Last day at the Grand Canyon. We arose and drove back into the park to the Yavapai Geology Museum. It sits on the rim at a point designated by some committee way back in the day as being the most phenomenal view on the South Rim.
I suppose one could argue the point.
I highly recommend the Museum, but only after your brain is overloaded with all the views, and here’s why: you will find yourself, as you gawk helplessly at the grandeur, wondering why and how and Sweet Cthulhu what??
How do you read all those layers of rock? What happened here? Why is this the only one of its kind—why aren’t there grandish sorts of canyons littering the continents? They’re all big enough, and it might be pleasant to have some in more temperate climates, with trees and flowers and such.
The museum answers all those questions in a very beautiful, organized way. It’s the only place in the Park where you find yourself not looking at the Canyon. Pro tip: in the geological timeline, on the little round hemisphere maps of the gadabout continents, those faint, barely visible gray lines are the United States. It took me halfway through the timeline to realize that. Doh.
The inability to know what I was seeing grew stronger and stronger every moment the past few days: on the river, how do you read all the little ripples and backwashes and eddies? How do you read the rocks’ layers and joints and crumblings? How do you understand how all the plants and animals are joined together?
How do you make sense of all the hundreds of millions of years of accidents and erosions and ebbs and flows and drifts and uplifts?
The short answer is that you can’t, ever. No one can. All you can do is try to be there, present, and part of it—and take some of that wonder with you back to your own back yard and realize that the profound ignorance you faced in the Canyon is just as present in the Labyrinth if you will only sit and be there, present, and part of it.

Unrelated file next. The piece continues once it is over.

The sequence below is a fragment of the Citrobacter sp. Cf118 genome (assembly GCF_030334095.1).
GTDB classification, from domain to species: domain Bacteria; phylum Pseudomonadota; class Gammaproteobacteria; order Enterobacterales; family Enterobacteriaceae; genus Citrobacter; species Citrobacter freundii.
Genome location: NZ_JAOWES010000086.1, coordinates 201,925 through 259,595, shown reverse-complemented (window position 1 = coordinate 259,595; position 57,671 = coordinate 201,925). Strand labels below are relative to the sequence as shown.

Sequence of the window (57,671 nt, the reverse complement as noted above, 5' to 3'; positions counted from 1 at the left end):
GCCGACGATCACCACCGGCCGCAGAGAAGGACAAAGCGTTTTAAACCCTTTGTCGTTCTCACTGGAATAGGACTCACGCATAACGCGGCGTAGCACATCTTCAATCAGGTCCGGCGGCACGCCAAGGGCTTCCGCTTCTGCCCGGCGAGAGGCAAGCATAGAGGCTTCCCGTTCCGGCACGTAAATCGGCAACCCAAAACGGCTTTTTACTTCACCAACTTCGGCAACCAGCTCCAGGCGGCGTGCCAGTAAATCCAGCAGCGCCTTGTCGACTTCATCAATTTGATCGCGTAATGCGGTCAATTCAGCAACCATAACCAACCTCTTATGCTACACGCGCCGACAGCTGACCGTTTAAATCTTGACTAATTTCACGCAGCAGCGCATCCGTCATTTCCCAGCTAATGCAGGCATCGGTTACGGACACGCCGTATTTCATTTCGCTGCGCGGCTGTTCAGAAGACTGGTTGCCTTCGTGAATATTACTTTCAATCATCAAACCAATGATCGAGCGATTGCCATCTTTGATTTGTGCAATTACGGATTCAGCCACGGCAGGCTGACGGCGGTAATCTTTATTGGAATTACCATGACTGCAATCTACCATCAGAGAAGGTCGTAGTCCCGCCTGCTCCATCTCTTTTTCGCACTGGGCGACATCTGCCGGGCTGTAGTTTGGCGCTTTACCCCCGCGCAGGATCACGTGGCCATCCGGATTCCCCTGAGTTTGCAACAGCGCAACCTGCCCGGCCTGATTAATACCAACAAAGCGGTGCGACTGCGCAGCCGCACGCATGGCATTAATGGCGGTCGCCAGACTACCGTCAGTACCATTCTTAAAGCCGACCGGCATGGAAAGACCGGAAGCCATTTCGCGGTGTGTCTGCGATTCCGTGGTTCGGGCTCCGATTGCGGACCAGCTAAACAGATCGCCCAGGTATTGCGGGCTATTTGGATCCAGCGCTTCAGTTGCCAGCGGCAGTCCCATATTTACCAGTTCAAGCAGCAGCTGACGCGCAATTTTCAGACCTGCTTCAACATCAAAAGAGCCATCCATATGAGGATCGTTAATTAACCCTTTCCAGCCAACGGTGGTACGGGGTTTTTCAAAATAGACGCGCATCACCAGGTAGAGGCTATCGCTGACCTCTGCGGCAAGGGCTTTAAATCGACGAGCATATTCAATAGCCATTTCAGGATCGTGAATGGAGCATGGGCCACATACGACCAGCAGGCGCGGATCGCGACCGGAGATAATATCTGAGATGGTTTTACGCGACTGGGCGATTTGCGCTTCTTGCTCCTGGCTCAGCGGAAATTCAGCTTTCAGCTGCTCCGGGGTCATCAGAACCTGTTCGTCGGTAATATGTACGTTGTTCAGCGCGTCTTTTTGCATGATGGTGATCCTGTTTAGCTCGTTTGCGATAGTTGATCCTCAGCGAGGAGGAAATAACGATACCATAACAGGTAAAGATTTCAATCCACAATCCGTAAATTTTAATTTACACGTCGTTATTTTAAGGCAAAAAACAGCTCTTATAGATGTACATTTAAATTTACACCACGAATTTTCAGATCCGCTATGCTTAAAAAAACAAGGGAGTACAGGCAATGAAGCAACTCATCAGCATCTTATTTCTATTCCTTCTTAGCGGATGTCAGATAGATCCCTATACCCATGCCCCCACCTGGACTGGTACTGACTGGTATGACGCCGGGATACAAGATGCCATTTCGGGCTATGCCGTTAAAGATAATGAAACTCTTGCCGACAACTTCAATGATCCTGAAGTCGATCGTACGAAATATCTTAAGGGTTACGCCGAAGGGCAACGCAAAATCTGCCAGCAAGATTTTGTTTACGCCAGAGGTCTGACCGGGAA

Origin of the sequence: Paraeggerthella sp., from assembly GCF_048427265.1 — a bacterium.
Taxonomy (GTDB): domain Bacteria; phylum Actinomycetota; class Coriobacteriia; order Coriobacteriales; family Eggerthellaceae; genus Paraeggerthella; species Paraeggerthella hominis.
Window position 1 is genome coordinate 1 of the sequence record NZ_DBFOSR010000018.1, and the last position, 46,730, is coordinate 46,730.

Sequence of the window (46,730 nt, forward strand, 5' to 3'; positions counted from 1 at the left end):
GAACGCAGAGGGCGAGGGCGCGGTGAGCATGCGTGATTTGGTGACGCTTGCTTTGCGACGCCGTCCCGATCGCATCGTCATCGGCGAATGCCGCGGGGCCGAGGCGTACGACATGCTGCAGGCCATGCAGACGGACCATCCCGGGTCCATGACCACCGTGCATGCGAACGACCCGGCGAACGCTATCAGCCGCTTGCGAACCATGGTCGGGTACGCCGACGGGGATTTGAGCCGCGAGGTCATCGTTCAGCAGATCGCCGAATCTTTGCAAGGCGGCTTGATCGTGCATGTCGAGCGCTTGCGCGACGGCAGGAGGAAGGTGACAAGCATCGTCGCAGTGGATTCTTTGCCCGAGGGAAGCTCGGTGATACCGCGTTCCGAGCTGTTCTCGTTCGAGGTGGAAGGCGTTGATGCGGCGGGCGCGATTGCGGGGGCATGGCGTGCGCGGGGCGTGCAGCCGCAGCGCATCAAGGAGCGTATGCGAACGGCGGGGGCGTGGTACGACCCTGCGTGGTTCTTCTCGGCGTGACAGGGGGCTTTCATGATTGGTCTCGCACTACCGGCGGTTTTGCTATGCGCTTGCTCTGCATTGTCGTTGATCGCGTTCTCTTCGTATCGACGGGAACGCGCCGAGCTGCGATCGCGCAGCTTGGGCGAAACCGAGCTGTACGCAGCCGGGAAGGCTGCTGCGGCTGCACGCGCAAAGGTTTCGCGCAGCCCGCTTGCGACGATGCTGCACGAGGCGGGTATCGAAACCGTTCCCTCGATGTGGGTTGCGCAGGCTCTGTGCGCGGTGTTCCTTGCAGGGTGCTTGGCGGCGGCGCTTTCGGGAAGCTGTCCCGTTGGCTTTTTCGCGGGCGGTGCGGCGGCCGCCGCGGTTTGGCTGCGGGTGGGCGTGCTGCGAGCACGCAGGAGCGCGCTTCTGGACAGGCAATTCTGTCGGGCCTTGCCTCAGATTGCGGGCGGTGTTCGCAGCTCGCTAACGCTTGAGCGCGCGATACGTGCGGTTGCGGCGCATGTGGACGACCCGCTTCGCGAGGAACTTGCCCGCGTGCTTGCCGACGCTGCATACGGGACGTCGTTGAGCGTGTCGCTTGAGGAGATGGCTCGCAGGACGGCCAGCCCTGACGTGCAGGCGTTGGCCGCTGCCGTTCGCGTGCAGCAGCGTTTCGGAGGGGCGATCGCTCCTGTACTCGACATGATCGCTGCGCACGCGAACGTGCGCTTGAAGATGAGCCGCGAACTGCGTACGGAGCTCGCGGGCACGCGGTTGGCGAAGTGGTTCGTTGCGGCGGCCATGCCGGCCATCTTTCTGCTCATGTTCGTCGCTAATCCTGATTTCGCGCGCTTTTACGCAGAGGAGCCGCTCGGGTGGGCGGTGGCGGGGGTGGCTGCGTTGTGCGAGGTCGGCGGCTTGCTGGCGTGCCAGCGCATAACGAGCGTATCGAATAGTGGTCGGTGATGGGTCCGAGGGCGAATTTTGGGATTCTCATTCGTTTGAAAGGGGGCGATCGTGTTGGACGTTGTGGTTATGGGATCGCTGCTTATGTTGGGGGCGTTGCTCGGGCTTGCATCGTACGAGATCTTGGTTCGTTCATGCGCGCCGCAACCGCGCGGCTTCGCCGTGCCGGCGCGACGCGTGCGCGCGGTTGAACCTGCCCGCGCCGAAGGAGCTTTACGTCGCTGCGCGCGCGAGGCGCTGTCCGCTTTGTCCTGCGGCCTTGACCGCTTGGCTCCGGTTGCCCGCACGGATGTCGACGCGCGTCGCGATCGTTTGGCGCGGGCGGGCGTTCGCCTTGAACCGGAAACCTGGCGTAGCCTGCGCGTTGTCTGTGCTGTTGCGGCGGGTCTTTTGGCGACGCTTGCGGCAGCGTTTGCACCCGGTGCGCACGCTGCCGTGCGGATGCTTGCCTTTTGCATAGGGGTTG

We hit the road to Sedona, the last phase of our trip.
On the way, we stopped off in Flagstaff for lunch, and for me to buy a windchime that I had admired last Saturday. Also, a scientifically correct sculpture of a zebra-tailed lizard. Photos will have to wait till we return to Newnan, because its little toes and tail are incredibly fragile and I’m not unwrapping it. Should have gotten a picture of it when I bought it, I guess.
Sedona, for those of you who have only a vague awareness of it, is the New Age Hippie Woo capital of the world. Its main attraction are the Vortexes, super-spiritual earth energy centers. I will try to explain more about those after our sunset tour this evening with Rahelio.
Sedona was actually the main goal of our trip when we started planning it; the LFW helped expand the thing into this glorious trek. Some of our party were eager to sample the energies and woo, and I am one of them. Yes, it’s woo, but it’s first class, grade-A woo, and I want some of it.
The drive down was not what we expected. First the pine forests started, and then suddenly we were in a mountain, and then an extremely steep, twisty decline into the Oak Creek Canyon, where signs and AM radio stations warned us to listen for flash flood warnings. Oh my.
You see how the stone is white limestone, and you will also notice that we are now in a region where it rains enough to support plant life.
The closer you get to Sedona, though, the more the rocks become the red limestone for which the city is most famous.
We are staying at the Sky Ranch Lodge, which is up on the mesa next to the airport (and one of the vortexes). Here’s the view from our porch, the courtyard:
Little collective cabins with porches; swimming pool; event site for weddings, although there aren’t any this weekend.
Sure, who wouldn’t want to get married here? After seeing the view, we asked if any rooms were available with porches facing the cliffs, and there were. We moved our stuff posthaste. This is now our view:
And now it’s time to go to downtown Sedona and shop for crystals and incense, maybe get our chakras balanced, and in general just wallow in the woo.